GARRISON-While walleye is still king of discussion at the Mille Lacs Fisheries Advisory Committee, there was increased discussion on the importance of bass fishing for the area economy during the regular meeting Thursday night.
The MLFAC committee also shared its concern about hearing what winter fishing regulations on the lake will be as soon as possible.
All committee members had a chance to share thoughts about the recent successful Bassmaster Tournament, and while most agreed the tournament will have a positive impact for the surrounding businesses, there was growing concern about the smallmouth bass now seeing the brunt of the fishing pressure.
That added fishing pressure had some looking to start adjusting regulations to conserve what is now being considered a world-class bass fishery.
Brad Parsons, central region fisheries manager with the Minnesota DNR, said the tournament not only provided positive exposure for the great angling opportunities, but it also provided the DNR with valuable information on the size and variety of fish being caught.
"In general the hooking mortality was really low and we were able to get estimated weight and length of the fish caught," Parsons said. "We need more information on bass in this lake."
They were able to get details on about 750 fish caught during the tournament, Parsons said.
"I knew the catch rates would be high and I knew the overall size rate would be good, but I was surprised," committee member Tony Roach said.
Roach, a fishing guide, said while he is pleased to have an increase in bass business, including 30 bass fishing trips scheduled in the spring, he is concerned about the uptick in bass anglers.
"I'm worried about a lot of our trophy fish being eaten," Roach said.
He and other committee members shared an example of Falcon Lake in Texas. They said that lake was largely unknown, then after a very successful tournament, the lake was largely depleted of quality bass within two years because of fishing pressure.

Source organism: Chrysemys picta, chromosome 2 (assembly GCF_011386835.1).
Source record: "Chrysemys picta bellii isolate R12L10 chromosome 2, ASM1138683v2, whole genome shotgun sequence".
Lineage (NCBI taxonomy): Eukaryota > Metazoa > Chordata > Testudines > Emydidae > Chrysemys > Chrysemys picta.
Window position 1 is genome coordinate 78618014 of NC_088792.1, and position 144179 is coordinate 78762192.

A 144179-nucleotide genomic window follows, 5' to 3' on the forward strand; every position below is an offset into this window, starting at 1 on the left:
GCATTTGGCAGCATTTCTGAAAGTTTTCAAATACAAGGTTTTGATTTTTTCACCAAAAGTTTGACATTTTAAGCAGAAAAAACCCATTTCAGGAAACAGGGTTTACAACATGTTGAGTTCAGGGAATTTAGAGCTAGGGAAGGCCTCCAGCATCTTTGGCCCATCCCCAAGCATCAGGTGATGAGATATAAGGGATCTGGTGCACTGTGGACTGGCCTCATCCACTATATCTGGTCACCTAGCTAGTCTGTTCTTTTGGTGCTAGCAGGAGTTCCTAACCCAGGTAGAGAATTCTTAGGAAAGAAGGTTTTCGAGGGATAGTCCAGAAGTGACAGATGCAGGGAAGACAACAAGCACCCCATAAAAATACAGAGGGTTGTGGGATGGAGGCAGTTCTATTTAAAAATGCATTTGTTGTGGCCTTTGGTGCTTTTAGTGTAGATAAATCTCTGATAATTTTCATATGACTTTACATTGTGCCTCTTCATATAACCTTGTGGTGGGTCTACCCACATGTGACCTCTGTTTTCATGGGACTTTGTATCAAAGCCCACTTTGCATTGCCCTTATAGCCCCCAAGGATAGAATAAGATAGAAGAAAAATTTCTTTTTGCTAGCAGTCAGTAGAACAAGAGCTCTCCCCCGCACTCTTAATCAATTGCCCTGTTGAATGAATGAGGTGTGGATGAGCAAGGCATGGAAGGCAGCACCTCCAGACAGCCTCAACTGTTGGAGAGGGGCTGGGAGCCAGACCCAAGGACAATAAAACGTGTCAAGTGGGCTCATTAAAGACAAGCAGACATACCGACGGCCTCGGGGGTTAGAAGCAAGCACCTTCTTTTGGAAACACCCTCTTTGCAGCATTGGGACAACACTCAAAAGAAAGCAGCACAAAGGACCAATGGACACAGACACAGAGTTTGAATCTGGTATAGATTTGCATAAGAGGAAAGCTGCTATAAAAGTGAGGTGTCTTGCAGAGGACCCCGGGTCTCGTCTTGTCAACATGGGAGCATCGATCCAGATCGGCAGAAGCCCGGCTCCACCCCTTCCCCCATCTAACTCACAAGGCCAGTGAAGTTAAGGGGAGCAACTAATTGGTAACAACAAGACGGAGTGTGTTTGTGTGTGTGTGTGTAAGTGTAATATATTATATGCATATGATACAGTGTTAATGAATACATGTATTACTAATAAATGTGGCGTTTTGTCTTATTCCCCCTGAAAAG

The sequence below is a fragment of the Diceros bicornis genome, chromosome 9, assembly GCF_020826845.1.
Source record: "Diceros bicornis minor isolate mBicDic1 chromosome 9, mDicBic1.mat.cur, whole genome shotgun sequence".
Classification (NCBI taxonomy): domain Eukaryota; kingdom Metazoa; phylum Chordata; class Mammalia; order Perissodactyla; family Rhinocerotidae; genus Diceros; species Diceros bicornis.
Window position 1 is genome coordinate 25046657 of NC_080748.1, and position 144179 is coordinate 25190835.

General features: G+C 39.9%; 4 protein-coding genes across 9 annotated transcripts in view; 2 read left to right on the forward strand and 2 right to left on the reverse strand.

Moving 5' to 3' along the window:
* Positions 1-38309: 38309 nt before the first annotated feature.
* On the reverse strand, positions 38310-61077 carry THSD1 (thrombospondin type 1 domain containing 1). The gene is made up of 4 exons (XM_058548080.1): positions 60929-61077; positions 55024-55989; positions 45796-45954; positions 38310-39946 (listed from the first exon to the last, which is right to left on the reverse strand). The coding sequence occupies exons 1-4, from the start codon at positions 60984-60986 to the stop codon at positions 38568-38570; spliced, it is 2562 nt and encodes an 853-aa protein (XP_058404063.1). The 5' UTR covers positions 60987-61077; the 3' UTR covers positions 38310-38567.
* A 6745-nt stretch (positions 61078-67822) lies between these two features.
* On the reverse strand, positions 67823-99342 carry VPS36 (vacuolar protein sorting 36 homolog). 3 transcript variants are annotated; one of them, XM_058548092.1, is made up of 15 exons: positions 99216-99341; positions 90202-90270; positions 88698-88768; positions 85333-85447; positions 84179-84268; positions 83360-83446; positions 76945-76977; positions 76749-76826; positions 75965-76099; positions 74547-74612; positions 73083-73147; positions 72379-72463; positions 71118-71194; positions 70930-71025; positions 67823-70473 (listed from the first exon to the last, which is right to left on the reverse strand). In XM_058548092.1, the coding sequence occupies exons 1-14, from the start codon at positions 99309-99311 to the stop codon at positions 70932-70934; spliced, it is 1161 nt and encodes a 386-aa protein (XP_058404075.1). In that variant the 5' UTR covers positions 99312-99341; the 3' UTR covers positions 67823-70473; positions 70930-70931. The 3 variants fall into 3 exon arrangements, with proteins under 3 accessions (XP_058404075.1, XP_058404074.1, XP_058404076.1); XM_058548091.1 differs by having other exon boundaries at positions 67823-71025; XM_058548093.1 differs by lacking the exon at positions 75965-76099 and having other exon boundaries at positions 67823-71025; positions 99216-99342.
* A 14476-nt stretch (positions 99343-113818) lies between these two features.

"With this amount of anglers, even if they are not being kept, the hook mortality rate is gong to increase," Roach said.
He also noted businesses need to get on the band wagon and advertise their business to the bass anglers.
Others agreed they look forward to that increase in business. But some wanted to keep the focus on the walleye.
"It won't even come close to replacing what we've lost," committee member Bill Eno said. "We just don't see (bass anglers). We have lost all of our walleye people."
His comment received "amens" from some in the crowd.
Eno and MLFAC committee member Tom Neustrom wished to keep the focus on walleye, the reason the committee was formed.
Though some didn't wish to talk about bass, others wanted to make sure bass regulations were in discussion right along side the walleye regulations to avoid losing another quality fish in the lake.
Don Pereira, DNR fisheries chief, encouraged the committee to be thinking about what regulations they would want to see for bass.
Committee member Dean Hanson of Agate Bay Resort, Isle, commented he was not ready to talk regulations for bass until there is evidence of a problem. But he suggested they not only focus on walleye, but the overall health of the lake.
Committee member Steve Kulifaj said it was good to see good news coming from the lake "instead of all the doom and gloom."
Members said the tournament brought in about 17,000 people over four days to the area, largely around Grand Casino Mille Lacs, headquarters of the tournament.
"Millions of people are going to see this," committee member Peter Perovich said. He hoped to see regulations on bass, including catch and release as well as fewer small tournaments and more large tournaments. The reasoning was the larger tournaments bring people that stay for several days, spending money at Mille Lacs area businesses. He suggested the smaller tournaments were only bringing in anglers for a day, not helping fill resort beds.
Parsons noted the DNR is looking into the effect of tournaments on the fishing.
Walleye winter regulations
Following discussion on bass, was a focus on what can be expected for winter fishing regulations. The businesses represented made it clear over and over they needed to know regulations months, preferably years, in advance to know what to tell customers looking to visit the lake. The idea they would not know whether the lake would be open to fishing until weeks before freeze-up had many deeply concerned.
Pereira was hopeful that shortly after a Nov. 1 meeting, the DNR could release what the winter regulations may look like. Committee members repeated they want to see and share input about the proposal before a press release is issued to avoid a potential surprise.
"We are just going to go as fast as we can," Pereira said about getting answers on winter regulations. In order to do that, he said the department is crunching the numbers as quick as they can. He said he would return to St. Paul and again share the urgency of the situation.
The group repeatedly shared the desire for no closure.